Many organizations are adopting microservices, but often their developers are not aware of the tradeoffs involved and the design strategies available. In this course, we will cover the essential knowledge for successful microservice designs. Topics include Event-Driven Architecture (EDA), design standards for REST APIs, asynchronous messaging patterns, remodeling services to avoid distributed transactions, the Database per Microservice pattern, the Service Data Replication pattern ("cache"), CQRS, and API gateway. The course includes exercises and a hands-on design lab where you will employ different design strategies to improve an existing design.
Paulo Merson has been programming in the small and programming in the large for over 25 years. Paulo is a software architect at the Brazilian Federal Court of Accounts (TCU). He has collaborated with the SEI in several projects and is a certified instructor for SOASchool and a faculty member of the master program in Applied Computing at University of Brasilia. Paulo often delivers professional training to software developers in the North America, Latin America, and Europe. His speaking experience also includes tutorials at JavaOne, SPLASH/OOPSLA, SD Best Practices, SATURN Conference, Dr. Dobb’s Architecture & Design World, The SOA and Cloud Symposium, lectures to graduate students in different universities, and invited talks at different companies. He is co-author of Documenting Software Architectures: Views and Beyond, 2nd edition. Paulo holds a BSc in Computer Science from University of Brasilia and a Master of Software Engineering from Carnegie Mellon University.
August 2, 2017: 8:30 a.m. – 2:00 p.m.
QUELCE: Planning for Change, a New Era in Cost Estimation
Extensive cost overruns in major programs are common, and studies have implicated poor cost estimation as a major contributor. Research and experience have identified several factors associated with poor cost estimates. These include
- optimistic expectations about achievable program scope and technology that can be delivered on schedule and within budget
- an enormous amount of unknowns and uncertainties that exist at the time when estimates are made about large-scale, unprecedented systems that take years to develop and deploy
- a heavy reliance on expert judgment
In this class, we teach the steps of a novel cost estimation method, Quantifying Uncertainty in Early Lifecycle Cost Estimation (QUELCE). QUELCE synthesizes future scenario thinking techniques—such as dependency structure matrices, Bayesian belief network models, and Monte Carlo simulation—into an estimation method that quantifies domain-specific uncertainties, allows subjective inputs by calibrated experts, visually depicts influential and cascading relationships among sources of uncertainty, plugs into the front end of existing cost models, and naturally produces a rich basis of estimate. QUELCE digests greater program execution information than traditional estimation tools but leverages techniques to limit the combinatorial explosion of complex, interacting, and cascading program change drivers for a more tractable cost estimate.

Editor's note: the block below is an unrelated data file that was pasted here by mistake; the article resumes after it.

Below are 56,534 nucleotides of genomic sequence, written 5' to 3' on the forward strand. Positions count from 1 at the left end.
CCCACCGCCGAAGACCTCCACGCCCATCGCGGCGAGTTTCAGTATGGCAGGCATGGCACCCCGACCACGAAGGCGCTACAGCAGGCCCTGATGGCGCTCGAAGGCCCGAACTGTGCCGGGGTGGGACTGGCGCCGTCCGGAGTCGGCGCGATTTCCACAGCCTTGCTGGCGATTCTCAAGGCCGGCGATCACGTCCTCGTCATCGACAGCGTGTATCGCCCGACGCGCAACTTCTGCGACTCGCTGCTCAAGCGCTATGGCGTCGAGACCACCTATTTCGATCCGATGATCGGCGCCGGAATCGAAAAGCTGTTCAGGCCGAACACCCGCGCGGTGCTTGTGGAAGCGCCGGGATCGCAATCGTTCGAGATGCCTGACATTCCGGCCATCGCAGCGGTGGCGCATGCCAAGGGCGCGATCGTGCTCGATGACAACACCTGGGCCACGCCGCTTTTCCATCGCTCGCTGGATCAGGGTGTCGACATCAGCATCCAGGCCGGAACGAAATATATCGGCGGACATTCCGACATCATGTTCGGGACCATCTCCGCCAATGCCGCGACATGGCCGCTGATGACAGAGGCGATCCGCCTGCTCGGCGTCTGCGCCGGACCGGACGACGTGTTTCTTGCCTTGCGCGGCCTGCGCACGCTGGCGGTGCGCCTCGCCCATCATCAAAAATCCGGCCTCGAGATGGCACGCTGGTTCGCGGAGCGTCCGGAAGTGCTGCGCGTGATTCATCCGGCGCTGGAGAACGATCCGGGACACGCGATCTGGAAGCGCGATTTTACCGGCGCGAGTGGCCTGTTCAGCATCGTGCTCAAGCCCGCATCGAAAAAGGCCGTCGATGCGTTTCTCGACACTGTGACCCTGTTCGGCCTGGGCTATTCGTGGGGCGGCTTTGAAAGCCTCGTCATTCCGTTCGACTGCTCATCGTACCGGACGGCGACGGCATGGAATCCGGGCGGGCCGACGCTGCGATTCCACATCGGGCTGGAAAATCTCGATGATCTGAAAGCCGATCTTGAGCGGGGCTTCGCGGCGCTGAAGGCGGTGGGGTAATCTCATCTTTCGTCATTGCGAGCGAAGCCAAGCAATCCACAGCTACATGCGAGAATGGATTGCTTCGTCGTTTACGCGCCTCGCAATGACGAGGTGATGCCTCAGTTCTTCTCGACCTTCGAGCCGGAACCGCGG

Robert Stoddard has over 11 years’ experience with the SEI and currently serves as a Principal Researcher within the measurement team of the Software Solutions Division. Bob previously served for over 24 years in industry (Texas Instruments & Motorola) in the fields of software quality, test, reliability, and Six Sigma. Bob's current research interests include machine learning, based on Shannon's information theory, and statistical causal discovery and modeling, based on revolutionary advances by Dr. Richard Scheines and colleagues at Carnegie Mellon University and Dr. Judea Pearl. He is applying their work to cost estimation and jet engine reliability.
August 2, 2017: 2:00 p.m. – 5:00 p.m.
August 3, 2017: 8:30 a.m. – 3:30 p.m.
The afternoon of the second day and the third day are devoted to invited talks and group sessions, facilitated by SEI team members, where participants share experiences, ideas, and tangible artifacts for introducing software engineering topics into the college curriculum.
In lieu of an entry fee, attendees are expected to bring a shareable artifact to the workshop.
The SEI Software Engineering Workshop for Educators was held at the Software Engineering Institute.
Software Engineering Institute
4500 Fifth Avenue
Pittsburgh, PA 15213-2612
The nearby Wyndham Pittsburgh University Center provided a block rate for workshop attendees.
Wyndham Pittsburgh University Center
100 Lytton Avenue
Pittsburgh, PA 15213
If you have questions about eligibility to attend this event,
travel information, the program,
or anything else, please let us know.